“The countries we studied did not have a recent history of massive immigration. As a result, they had to transform themselves to accommodate the Venezuelan migrants and refugees and address sexual violence toward and among them.”

Research Scientist

“The countries we studied did not have a recent history of massive immigration. As a result, they had to transform themselves to accommodate the Venezuelan migrants and refugees and address sexual violence toward and among them.”

GBV Survivors Need More Psychosocial Support

Because trauma from migration and sexual violence takes time to address—and can impact a survivor’s ability to make critical decisions regarding their health, housing, and pursuit of justice—we suggest that psychosocial interventions add more counseling sessions and other interventions provide referrals to psychosocial services. These services include support groups to improve self-esteem and heal trauma, including child sex abuse, which can help reduce GBV by changing perspectives. The wife of a male program participant in Panama reported that her husband began understanding gender equality, doing housework, and even counseling other couples after participating in a workshop. 

We also found that psychosocial advocates and staff need training on confidentiality, data security, and how to use monitoring data to ensure that the service provider network can address each client’s needs without client harm.

Grantees should also consider covering the opportunity costs—including transportation— program participants incur in getting to and from counseling sessions, workshops, or other program activities. Some interviewees mentioned transporting women from the same community as a group as one way to reach more female program participants by making it easier and safer to travel.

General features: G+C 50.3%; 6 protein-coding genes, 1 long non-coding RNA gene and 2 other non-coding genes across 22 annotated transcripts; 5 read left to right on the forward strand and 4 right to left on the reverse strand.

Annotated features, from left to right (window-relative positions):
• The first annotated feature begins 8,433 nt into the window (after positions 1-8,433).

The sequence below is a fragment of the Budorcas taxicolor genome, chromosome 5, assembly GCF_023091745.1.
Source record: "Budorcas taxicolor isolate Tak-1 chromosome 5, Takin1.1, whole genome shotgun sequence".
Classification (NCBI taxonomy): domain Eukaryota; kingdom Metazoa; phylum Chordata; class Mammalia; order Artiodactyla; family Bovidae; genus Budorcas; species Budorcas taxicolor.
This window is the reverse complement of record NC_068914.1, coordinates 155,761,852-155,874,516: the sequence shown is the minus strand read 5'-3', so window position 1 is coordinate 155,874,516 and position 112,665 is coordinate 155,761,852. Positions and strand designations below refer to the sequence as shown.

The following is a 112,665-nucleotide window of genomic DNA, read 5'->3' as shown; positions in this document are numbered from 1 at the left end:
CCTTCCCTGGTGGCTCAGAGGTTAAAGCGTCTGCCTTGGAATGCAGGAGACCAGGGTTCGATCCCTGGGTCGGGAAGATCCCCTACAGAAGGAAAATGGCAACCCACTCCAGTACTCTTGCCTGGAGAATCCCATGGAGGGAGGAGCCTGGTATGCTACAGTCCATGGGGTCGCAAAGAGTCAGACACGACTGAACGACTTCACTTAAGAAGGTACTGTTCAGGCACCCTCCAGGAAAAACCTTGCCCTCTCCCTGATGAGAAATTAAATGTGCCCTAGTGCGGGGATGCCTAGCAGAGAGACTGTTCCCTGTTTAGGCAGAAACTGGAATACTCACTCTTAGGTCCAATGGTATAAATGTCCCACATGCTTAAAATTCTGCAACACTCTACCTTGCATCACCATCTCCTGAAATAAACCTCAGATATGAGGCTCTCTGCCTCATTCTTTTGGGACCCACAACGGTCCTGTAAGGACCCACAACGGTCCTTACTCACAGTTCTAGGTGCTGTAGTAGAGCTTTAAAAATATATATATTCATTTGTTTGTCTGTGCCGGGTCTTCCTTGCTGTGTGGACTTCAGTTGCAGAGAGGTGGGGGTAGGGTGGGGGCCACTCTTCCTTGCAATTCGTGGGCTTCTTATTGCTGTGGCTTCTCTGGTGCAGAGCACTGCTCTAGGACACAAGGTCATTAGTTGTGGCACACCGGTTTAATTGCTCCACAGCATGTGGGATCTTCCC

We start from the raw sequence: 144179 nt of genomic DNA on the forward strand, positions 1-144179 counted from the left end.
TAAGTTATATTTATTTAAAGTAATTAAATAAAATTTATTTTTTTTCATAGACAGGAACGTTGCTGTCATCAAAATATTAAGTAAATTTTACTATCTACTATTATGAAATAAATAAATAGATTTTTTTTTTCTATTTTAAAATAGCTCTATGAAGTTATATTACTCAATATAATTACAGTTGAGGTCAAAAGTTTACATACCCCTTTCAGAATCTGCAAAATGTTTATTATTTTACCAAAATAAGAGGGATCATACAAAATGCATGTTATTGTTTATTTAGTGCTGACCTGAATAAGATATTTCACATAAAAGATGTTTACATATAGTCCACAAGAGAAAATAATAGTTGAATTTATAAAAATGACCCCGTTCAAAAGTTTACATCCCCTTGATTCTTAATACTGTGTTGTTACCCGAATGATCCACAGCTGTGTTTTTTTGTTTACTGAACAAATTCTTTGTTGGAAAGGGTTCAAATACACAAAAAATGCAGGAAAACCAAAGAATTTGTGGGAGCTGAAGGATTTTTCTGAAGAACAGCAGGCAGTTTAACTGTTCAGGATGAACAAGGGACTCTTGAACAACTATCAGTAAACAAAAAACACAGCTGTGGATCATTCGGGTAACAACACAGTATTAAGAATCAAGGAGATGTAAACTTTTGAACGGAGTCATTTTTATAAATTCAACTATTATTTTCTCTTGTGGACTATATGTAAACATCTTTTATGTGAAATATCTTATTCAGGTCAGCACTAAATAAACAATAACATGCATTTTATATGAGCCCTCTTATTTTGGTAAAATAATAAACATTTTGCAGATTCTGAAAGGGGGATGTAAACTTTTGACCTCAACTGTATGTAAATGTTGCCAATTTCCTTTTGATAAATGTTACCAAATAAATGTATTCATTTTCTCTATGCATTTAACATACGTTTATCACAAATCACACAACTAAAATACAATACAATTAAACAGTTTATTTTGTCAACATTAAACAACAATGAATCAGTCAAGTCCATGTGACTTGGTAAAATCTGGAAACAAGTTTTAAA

“GBV comes in different sizes and packages,” said Echeverría-Estrada. “What we know is that women—especially those with an irregular migration status—are more vulnerable to it, whether it’s sexual harassment, sexual trafficking, rape, or intimate partner violence.”

Unauthorized female migrants may be more vulnerable, but anyone can be a victim, especially members of the LGBTQIA+ community. However, there was no LGBTQIA+-specific programming. Future grantees should include LGBTQIA+-tailored activities starting from the design phase.

We also recommend that future GBV programming for migrants strongly consider housing and livelihood assistance, including occupational and entrepreneurship training. Helping migrants generate income can lead to property ownership, which confers legitimacy and—by extension— protection against GBV. 

BTC is but one of four USAID GBV-prevention clusters. In addition to evaluating and creating reports, infographics, and policy briefs for each cluster, we conducted an overarching GBV portfolio performance evaluation (PPE). All of this provides a rich source of evidence and information for future programming.  

To widely share this knowledge, we held several dissemination events including a workshop to discuss recommendations with USAID staff and implementation partners.